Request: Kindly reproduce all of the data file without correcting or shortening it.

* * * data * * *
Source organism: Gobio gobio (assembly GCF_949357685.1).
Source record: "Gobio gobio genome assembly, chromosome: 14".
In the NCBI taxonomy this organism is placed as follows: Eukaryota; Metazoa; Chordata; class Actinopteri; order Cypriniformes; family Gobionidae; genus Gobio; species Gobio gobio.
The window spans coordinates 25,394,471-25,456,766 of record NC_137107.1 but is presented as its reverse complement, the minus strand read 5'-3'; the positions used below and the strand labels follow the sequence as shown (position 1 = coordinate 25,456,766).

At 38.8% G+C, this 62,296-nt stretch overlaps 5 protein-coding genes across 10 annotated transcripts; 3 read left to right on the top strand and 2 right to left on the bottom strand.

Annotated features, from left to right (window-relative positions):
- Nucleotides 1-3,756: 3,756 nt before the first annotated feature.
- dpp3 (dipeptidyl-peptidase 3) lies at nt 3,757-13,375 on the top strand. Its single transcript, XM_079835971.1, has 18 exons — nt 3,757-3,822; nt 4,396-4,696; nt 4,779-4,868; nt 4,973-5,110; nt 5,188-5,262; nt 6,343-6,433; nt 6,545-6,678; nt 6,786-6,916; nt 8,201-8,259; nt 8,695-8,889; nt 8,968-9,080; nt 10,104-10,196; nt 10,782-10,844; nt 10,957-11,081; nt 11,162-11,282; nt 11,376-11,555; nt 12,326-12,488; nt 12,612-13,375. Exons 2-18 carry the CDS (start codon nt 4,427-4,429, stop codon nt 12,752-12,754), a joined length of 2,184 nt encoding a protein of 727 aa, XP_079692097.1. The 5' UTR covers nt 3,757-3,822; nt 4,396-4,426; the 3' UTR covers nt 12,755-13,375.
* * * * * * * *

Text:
Source organism: Gobio gobio (assembly GCF_949357685.1).
Source record: "Gobio gobio genome assembly, chromosome: 14".
In the NCBI taxonomy this organism is placed as follows: Eukaryota; Metazoa; Chordata; class Actinopteri; order Cypriniformes; family Gobionidae; genus Gobio; species Gobio gobio.
The window spans coordinates 25,394,471-25,456,766 of record NC_137107.1 but is presented as its reverse complement, the minus strand read 5'-3'; the positions used below and the strand labels follow the sequence as shown (position 1 = coordinate 25,456,766).

At 38.8% G+C, this 62,296-nt stretch overlaps 5 protein-coding genes across 10 annotated transcripts; 3 read left to right on the top strand and 2 right to left on the bottom strand.

Annotated features, from left to right (window-relative positions):
- Nucleotides 1-3,756: 3,756 nt before the first annotated feature.
- dpp3 (dipeptidyl-peptidase 3) lies at nt 3,757-13,375 on the top strand. Its single transcript, XM_079835971.1, has 18 exons — nt 3,757-3,822; nt 4,396-4,696; nt 4,779-4,868; nt 4,973-5,110; nt 5,188-5,262; nt 6,343-6,433; nt 6,545-6,678; nt 6,786-6,916; nt 8,201-8,259; nt 8,695-8,889; nt 8,968-9,080; nt 10,104-10,196; nt 10,782-10,844; nt 10,957-11,081; nt 11,162-11,282; nt 11,376-11,555; nt 12,326-12,488; nt 12,612-13,375. Exons 2-18 carry the CDS (start codon nt 4,427-4,429, stop codon nt 12,752-12,754), a joined length of 2,184 nt encoding a protein of 727 aa, XP_079692097.1. The 5' UTR covers nt 3,757-3,822; nt 4,396-4,426; the 3' UTR covers nt 12,755-13,375.